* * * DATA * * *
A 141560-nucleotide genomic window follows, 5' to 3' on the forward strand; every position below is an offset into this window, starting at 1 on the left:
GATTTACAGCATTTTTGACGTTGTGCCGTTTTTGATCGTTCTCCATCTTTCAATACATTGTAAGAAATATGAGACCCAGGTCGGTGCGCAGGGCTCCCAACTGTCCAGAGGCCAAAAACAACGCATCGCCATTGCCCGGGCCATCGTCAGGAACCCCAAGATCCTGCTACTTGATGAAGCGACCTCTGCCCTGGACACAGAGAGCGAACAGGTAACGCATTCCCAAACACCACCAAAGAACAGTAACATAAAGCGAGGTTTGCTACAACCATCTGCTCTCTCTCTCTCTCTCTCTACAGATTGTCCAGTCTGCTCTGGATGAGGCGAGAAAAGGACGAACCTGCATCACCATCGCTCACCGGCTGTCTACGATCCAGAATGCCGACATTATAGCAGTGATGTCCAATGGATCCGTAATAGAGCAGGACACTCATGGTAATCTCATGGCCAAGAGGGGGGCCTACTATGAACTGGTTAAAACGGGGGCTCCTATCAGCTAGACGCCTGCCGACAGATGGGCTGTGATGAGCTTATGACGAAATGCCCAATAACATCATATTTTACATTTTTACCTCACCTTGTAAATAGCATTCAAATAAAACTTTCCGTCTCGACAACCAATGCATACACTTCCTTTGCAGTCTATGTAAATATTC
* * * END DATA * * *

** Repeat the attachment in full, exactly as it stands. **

A 141560-nucleotide genomic window follows, 5' to 3' on the forward strand; every position below is an offset into this window, starting at 1 on the left:
GATTTACAGCATTTTTGACGTTGTGCCGTTTTTGATCGTTCTCCATCTTTCAATACATTGTAAGAAATATGAGACCCAGGTCGGTGCGCAGGGCTCCCAACTGTCCAGAGGCCAAAAACAACGCATCGCCATTGCCCGGGCCATCGTCAGGAACCCCAAGATCCTGCTACTTGATGAAGCGACCTCTGCCCTGGACACAGAGAGCGAACAGGTAACGCATTCCCAAACACCACCAAAGAACAGTAACATAAAGCGAGGTTTGCTACAACCATCTGCTCTCTCTCTCTCTCTCTCTACAGATTGTCCAGTCTGCTCTGGATGAGGCGAGAAAAGGACGAACCTGCATCACCATCGCTCACCGGCTGTCTACGATCCAGAATGCCGACATTATAGCAGTGATGTCCAATGGATCCGTAATAGAGCAGGACACTCATGGTAATCTCATGGCCAAGAGGGGGGCCTACTATGAACTGGTTAAAACGGGGGCTCCTATCAGCTAGACGCCTGCCGACAGATGGGCTGTGATGAGCTTATGACGAAATGCCCAATAACATCATATTTTACATTTTTACCTCACCTTGTAAATAGCATTCAAATAAAACTTTCCGTCTCGACAACCAATGCATACACTTCCTTTGCAGTCTATGTAAATATTC